“Good morning, little dad,” he calls from the gate with his hoarse voice.
Roberto is here again. He is sitting on the sidewalk, an empty look in his eyes, resting his battered face against the wall, smelling of cheap booze. He was beaten up a couple of weeks ago, his cheek is still swollen, full of sore crusts. He has a sandal on one foot. He has a brand new backpack in his lap, the price tag still on it.
He sits there mumbling to himself, until he notices me on the terrace.
“Help me, little dad, they stole my sandals again!”
“That’s because you were drunk.”
“No, I wasn’t drunk, not this time.”
“You’re still drunk, you stink of booze.”
“I am not drunk, it’s the hangover. I bought new sandals yesterday.”
I remember that his shoe polish box had been sitting on my terrace all day, yesterday, so how did he earn money to buy new sandals? Not to mention booze. I don’t feel up to asking him.
“Where did you get the backpack?” I ask instead.
“It’s brand-new, look, brand-new. It’s already broken, but it’s brand-new…”
He opens it to show me. It’s one of these cheap Chinese back-packs where the zipper always breaks the first time you use it. It’s the type that poor parents give their kids on their first day of school, and that NGO´s give to the poor as “incentive” to show up at courses and work shops.
“Where did you get it?”
“I got it from a friend. It’s brand-new. Look. I got it from a friend. I’m not a thief. Give me a new pair of sandals, little dad!”
“They will just get stolen when you are drunk.”
“Oh, please, give me the money for a new pair of sandals!!”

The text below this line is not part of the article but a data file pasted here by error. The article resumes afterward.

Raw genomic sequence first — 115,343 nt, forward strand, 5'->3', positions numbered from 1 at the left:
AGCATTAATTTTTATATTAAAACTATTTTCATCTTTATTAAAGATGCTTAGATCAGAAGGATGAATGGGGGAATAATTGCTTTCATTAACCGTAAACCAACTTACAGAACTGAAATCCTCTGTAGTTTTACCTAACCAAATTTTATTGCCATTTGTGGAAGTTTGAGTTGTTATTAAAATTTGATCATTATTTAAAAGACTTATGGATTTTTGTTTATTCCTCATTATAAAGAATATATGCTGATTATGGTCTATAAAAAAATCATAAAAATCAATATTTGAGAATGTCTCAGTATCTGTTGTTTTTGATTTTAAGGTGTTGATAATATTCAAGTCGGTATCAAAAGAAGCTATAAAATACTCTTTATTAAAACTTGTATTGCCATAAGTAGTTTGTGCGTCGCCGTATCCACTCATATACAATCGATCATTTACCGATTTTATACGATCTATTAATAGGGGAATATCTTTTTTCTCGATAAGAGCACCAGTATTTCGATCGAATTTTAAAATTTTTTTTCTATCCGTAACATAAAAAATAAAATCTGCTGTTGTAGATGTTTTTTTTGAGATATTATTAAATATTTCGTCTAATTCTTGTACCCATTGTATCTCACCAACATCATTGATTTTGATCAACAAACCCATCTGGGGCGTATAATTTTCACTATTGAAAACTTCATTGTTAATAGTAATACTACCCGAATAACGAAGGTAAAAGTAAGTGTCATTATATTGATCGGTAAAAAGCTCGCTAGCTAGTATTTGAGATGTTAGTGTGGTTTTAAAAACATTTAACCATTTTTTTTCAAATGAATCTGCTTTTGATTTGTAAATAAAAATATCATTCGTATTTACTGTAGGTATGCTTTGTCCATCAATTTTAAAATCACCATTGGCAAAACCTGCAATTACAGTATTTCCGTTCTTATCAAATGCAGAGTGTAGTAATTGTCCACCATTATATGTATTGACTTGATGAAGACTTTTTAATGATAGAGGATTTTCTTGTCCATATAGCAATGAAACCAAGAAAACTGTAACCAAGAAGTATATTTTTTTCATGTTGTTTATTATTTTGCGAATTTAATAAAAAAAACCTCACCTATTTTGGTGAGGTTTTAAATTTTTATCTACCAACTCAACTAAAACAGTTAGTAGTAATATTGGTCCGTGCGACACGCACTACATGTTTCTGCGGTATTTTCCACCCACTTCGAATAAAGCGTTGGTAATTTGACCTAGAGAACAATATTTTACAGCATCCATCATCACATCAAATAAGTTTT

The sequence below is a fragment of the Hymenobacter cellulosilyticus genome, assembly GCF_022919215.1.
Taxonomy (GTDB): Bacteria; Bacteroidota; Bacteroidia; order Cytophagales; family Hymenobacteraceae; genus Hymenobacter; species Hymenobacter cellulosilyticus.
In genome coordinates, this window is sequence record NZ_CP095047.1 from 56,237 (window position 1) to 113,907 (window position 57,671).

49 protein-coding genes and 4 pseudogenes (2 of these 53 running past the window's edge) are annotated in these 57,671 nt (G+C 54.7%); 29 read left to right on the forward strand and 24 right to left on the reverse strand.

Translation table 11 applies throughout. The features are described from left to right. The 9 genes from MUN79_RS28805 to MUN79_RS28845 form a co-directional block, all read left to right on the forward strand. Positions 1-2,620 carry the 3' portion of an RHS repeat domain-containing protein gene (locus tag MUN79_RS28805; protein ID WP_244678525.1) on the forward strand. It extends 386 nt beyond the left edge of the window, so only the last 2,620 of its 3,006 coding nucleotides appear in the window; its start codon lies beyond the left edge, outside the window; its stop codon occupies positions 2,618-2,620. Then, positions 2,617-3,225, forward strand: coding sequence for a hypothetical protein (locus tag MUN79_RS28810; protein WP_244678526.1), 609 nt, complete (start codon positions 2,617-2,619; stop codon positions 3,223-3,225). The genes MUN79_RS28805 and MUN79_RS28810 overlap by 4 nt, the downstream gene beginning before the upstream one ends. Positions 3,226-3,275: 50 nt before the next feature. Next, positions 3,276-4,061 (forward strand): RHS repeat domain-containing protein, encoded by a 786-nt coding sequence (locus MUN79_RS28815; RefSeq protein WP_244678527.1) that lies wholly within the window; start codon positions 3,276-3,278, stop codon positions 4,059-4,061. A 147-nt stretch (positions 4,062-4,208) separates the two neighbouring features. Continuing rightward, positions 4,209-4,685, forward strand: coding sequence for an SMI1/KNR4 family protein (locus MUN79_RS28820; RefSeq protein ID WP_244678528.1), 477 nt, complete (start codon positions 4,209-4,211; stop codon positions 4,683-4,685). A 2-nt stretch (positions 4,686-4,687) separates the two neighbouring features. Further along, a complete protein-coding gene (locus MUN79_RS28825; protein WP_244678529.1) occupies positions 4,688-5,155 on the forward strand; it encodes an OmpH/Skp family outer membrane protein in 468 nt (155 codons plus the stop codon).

” I am not giving you money for any more sandals. You will have to earn that money yourself.”
“Yes, little dad,” he sighs, accepting defeat.
Over time, I have given him three pairs of sandals. He couldn’t keep any of them for more than a week. The places where he sleeps are not safe, and when he is drunk he can not protect himself.
“Little dad, I am hungry, give me some food!”
I have some tortillas and some beans in the fridge, and I go inside to fix him a bowl. He starts mumbling again. I stop inside the door, listening. “Not a thief. Not a thief. Never steal. Rather beg, never a thief. Ohh, I should kill myself. I wish someone would shoot me in the head…”
I am convinced he stole the back-pack.
When I return with his beans there are tears on his face. He starts to eat, slowly. I go inside and fetch him a glass of water.
“I can smell coffee.”
“I got you water.” Miser! I scold my self in my thoughts.
He is 16 or 17 years old. We have seen him around for a couple of years. He is a country boy from Esteli but has lived in Managua since he at seven ran away from home. He limps on one leg from when he was run over by a car a couple of years ago. His father in Esteli had to sell a an acre of land land in order to pay for the operation that saved his life and put together his leg with four giant nails.
The father now works on rented land and has never forgiven the boy. Roberto is not welcome home unless he brings money. Several times he he has planned to go home for Christmas or Easter, but has given it up. He does not have the courage, I believe.
I go inside to have my morning coffee. I am reading a crime novel by Michael Connely. It is about misery, desperation, and death. In Los Angeles.
“Thank you, little dad,” he says from the sidewalk. I go outside to Roberto. He hasn’t eaten all the food.
“Put the rest in a bag for me, I can eat it later.”
When I bring him the bag, he says:
“I don’t want to drink anymore.”
“The alcohol will kill you, Roberto. You earn money, but you don’t get anything out of it. You use the money on booze, or it is stolen when you drink.”
“I don’t want to drink anymore.”
Unlike most boys who live on the street he doesn´t sniff glue, use crack or smoke heroin. His vice is a farmer´s vice, not a street kid´s.